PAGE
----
A case of terminal ileitis that was not Crohn’s disease





yersinia infection, Crohn’s disease, lactase, deficiency


Currently, there is an increase in the incidence of inflammatory bowel disease in children, including Crohn’s disease. Detection of typical endoscopic signs is the gold endoscopic standard for this disease diagnosis. When such endoscopic picture is accompanied by chronic diarrhea, abdominal pain, weight loss, and laboratory changes in the form of increased levels of faecal calprotectin and C-reactive protein, the diagnosis of Crohn’s disease becomes apparent and the diagnostic search is stopped. But there are other diseases, including of infectious type, that may have similar clinical, laboratory and endoscopic symptoms, which should be included in the scope of diagnostic search.

Aim. To acquaint physicians with the features of diagnosis and monitoring of a patient with Yersinia infection on the background of lactase deficiency, clinically reminiscent of Crohn’s disease.

Clinical case. A boy, 14 years old, complained of abdominal pain, recurrent diarrhea, weakness, lack of weight gain. A mother considered the child sick for 9 months, when periodic abdominal pain, diarrhea up to 10–12 times a day, sometimes nausea and vomiting occurred. Over time, episodes of diarrhea became more frequent, mainly after drinking milk. Four months after the disease onset, the child lost appetite, developed weakness, abdominal pain, recurrent diarrhea, no weight gain with increasing body length. Eight months after presenting complaints, the child was admitted to a hospital with acute disease manifestations (fever, abdominal pain, vomiting, diarrhea for 10 days). The boy was examined by a surgeon and a pediatric gastroenterologist. During colonoscopy, terminal ileitis was detected. The boy received non-specific treatment (mesalazine 3 g/day, etc.), there was a rapid improvement: abdominal pain disappeared, asthenic syndrome regressed, diarrhea reduced. Although amnestic, clinical, laboratory and instrumental data were very characteristic of Crohn’s disease, the diagnosis was questionable due to the lack of inflammatory changes in the general blood test and the fact that spontaneous remission of such severe exacerbation, for which mesalazine was usually ineffective. It was necessary to exclude other causes of inflammation of the small intestine (intestinal infections, tuberculosis). RNGA with pseudotuberculosis diagnosticum gave a positive result (intestinal yersiniosis diagnosticum O3).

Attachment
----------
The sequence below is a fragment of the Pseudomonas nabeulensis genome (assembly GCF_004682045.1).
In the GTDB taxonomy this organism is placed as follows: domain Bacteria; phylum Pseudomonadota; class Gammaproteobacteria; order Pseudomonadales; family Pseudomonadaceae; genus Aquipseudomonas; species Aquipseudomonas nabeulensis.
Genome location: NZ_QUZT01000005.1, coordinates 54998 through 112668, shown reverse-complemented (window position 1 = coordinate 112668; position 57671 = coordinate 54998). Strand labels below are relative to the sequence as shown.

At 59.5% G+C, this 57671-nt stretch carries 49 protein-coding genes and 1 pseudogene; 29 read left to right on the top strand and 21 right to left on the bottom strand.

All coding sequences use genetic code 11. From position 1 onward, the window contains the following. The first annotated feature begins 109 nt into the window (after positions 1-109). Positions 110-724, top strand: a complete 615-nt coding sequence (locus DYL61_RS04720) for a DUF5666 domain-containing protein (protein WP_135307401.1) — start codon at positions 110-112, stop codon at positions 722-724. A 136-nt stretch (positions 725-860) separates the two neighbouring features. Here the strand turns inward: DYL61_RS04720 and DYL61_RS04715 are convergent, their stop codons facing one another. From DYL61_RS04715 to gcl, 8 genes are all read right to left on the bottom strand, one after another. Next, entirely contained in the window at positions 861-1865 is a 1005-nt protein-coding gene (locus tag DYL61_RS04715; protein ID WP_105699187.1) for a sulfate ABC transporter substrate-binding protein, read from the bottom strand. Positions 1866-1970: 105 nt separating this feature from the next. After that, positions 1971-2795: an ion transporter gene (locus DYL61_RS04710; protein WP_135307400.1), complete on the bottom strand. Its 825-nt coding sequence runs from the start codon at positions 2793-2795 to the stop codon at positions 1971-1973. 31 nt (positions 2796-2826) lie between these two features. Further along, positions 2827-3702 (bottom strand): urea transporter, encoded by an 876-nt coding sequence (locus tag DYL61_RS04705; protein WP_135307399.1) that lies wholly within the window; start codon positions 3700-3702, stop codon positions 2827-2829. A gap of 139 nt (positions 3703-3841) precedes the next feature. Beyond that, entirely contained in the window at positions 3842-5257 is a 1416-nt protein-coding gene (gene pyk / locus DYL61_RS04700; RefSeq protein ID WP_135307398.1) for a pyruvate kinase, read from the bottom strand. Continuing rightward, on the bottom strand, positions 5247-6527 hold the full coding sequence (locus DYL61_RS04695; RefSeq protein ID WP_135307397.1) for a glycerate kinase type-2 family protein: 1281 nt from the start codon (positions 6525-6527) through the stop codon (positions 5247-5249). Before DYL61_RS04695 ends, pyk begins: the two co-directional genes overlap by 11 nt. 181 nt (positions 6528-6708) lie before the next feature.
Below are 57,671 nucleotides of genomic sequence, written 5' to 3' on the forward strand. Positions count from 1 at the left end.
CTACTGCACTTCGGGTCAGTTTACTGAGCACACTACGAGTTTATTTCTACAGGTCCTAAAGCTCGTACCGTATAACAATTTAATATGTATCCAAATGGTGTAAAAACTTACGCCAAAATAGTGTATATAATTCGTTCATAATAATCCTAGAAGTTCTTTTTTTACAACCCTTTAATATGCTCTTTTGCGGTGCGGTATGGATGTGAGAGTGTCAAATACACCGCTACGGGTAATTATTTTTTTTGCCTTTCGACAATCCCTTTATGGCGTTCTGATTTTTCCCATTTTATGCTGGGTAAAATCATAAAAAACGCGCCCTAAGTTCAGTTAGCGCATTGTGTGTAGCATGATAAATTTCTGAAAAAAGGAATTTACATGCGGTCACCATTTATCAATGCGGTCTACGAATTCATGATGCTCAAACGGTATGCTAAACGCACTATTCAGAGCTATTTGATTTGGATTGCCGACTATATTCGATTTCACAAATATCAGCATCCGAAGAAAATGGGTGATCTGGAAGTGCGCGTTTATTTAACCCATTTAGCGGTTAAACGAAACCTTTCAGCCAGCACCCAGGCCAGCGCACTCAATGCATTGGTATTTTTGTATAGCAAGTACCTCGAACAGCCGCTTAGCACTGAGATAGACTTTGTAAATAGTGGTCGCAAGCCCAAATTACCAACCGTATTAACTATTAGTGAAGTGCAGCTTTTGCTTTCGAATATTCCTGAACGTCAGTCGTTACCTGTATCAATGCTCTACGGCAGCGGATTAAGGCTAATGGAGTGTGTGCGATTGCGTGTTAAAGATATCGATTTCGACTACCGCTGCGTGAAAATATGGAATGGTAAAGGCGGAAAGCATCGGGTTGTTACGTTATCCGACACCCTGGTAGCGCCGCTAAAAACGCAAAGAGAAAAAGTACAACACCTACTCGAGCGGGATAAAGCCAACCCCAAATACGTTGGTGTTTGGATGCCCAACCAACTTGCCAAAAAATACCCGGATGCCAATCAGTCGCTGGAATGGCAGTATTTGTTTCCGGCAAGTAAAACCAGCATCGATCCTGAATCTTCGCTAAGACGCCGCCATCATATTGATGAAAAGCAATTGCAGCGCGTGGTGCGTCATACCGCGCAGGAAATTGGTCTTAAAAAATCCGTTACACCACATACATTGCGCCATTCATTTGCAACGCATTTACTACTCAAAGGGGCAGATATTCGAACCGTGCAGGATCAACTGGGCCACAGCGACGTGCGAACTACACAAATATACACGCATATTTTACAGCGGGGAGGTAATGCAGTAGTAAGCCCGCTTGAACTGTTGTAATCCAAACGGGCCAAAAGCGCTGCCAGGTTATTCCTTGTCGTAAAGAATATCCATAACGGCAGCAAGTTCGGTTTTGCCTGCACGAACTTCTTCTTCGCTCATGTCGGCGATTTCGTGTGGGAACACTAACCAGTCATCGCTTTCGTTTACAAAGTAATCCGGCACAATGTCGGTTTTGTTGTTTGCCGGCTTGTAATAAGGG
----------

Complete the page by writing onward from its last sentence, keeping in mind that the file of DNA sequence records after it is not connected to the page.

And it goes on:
Conclusions. In children with suspected inflammatory bowel disease, intestinal infections, namely yersinia infection, should be ruled out as the cause of symptoms. Even with clear manifestations of terminal ileitis, which is characteristic of Crohn’s disease, the results of intestinal endoscopy may be relatively nonspecific, so the disease history, a correspondence with laboratory results, serological markers of some infectious diseases should also be taken into account in the diagnostic process for the ileitis etiology.


Author Biographies

H. M. Dmytriakova, Zaporizhzhia State Medical University, Ukraine

MD, Assistant of the Department of Children’s Diseases

L. M. Boiarska, Zaporizhzhia State Medical University, Ukraine

MD, PhD, Professor, Head of the Department of Children’s Diseases

O. I. Podlianova, Zaporizhzhia State Medical University, Ukraine

MD, PhD, Associate Professor of the Department of Children’s Diseases

T. O. Levchuk-Vorontsova, Zaporizhzhia State Medical University, Ukraine

MD, PhD, Assistant of the Department of Children’s Diseases

L. V. Hrebeniuk, Zaporizhzhia State Medical University, Ukraine

MD, PhD, Assistant of the Department of Children’s Diseases


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How to Cite

Dmytriakova HM, Boiarska LM, Podlianova OI, Levchuk-Vorontsova TO, Hrebeniuk LV. A case of terminal ileitis that was not Crohn’s disease. Zaporozhye Med J [Internet]. 2022Nov.9 [cited 2023Dec.5];24(5):625-9. Available from: http://zmj.zsmu.edu.ua/article/view/259697



Case Reports